December 29, 2010

Saying Thanks

When we were kids, my mom my always forced us to write thank-you notes after birthdays and Christmas.  Truth be told, it was like pulling teeth around here (as I'm sure it is in many families) to get them done.  Finally, she wouldn't let us have the gift (usually money) until we sent the card - hello, motivation!

I'll be honest, though, and admit that I couldn't tell you the last time I wrote a thank-you note, slapped a stamp on it, and put it in the mail.  I still think it's important to acknowledge a gift (or special meal or visit) in some way, but I can't help but think that these formal thank-yous are very passé. 

In this fast-paced, technology-driven world, I think it's much more reasonable to expect a phone call, e-mail, Facebook message, tweet, text, etc. than a hand-written note in the mail.  And I think there are a lot of people who would appreciate the immediacy of these options over waiting a week (or more) for a note to arrive in their mailboxes.  Also, odds are much better that I have your e-mail address than your street address. 

I'm just being honest here... unless it's for my grandparents, a card is probably not going to happen.  (Unless, of course, it's for a formal event, like my wedding.  A formal event calls for a more formal thank-you, in my opinion.) 

I also have to say that I don't ever expect or keep track of who sends me a thank-you.  This may not be a very popular opinion, but to me, expecting a thank you is like expecting to be praised for being nice or thoughtful - and that just seems silly.  We should be nice and thoughtful of others because it's the right thing to do, not because we want to be acknowledged for it.  


  1. But doesn't an actual handwritten note mean more than something you can whip off fast on the computer? It takes more effort...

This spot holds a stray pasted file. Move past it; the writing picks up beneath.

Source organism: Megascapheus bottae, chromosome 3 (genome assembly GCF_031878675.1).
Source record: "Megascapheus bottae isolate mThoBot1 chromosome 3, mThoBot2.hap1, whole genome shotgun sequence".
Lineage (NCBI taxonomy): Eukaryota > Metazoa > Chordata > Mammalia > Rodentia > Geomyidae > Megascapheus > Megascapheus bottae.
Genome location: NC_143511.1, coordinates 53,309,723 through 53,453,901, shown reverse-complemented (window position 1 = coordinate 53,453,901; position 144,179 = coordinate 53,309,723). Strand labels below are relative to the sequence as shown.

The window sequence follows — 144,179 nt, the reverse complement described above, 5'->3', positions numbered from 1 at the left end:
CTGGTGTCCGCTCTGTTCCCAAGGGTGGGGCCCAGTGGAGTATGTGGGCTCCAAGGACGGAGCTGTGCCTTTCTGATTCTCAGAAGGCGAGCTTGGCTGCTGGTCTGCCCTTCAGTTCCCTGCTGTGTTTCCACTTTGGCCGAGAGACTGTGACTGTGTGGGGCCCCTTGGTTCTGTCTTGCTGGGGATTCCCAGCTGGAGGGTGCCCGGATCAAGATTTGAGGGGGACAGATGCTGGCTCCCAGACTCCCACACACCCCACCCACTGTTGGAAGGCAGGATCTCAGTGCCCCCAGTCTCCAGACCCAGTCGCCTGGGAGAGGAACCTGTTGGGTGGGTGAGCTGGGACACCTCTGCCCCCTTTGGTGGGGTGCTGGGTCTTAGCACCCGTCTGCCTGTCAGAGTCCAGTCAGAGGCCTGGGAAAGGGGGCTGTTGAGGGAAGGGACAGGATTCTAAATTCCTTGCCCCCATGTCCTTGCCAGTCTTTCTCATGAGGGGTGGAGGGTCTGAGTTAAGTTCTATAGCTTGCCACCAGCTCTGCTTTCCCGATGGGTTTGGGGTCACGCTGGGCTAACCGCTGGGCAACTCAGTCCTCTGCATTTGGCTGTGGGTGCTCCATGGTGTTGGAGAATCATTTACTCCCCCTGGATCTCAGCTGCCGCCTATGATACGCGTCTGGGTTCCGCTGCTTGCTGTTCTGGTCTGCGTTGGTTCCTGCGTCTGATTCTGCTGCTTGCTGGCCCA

2. Not to me. The way I see it, the meaningful part is in the message, not the medium.

  3. does this mean a wedding is in the future?

  4. LOL! Unless you know something I don't, that was a hypothetical wedding... one that is somewhere in the future! :)

  5. I totally think that technology helps the "thank you" process. We do send actual thank you cards but I think I'm more likely to acknowledge other things like lunches or nice things people do for me or a party via Facebook or text etc.
    As far as expecting thank yous...I guess when it's something like a birthday, I don't care so much but there have been two weddings (one of which I was IN!) that we never received a thank you for and that really bugged me.
    Ah! Thanks for weighing in Erin!

  6. Completely agree with you! As for Samara that is need to send your guests at your wedding a thank you.

  7. I agree. If I have to buy myself a new dress (and accessories), block out an entire evening of my life, find you the perfect gift (or several if I'm a close friend and have also attended your engagement, bridal, and bachelorette parties) and travel to your event, I should get a formal thank-you.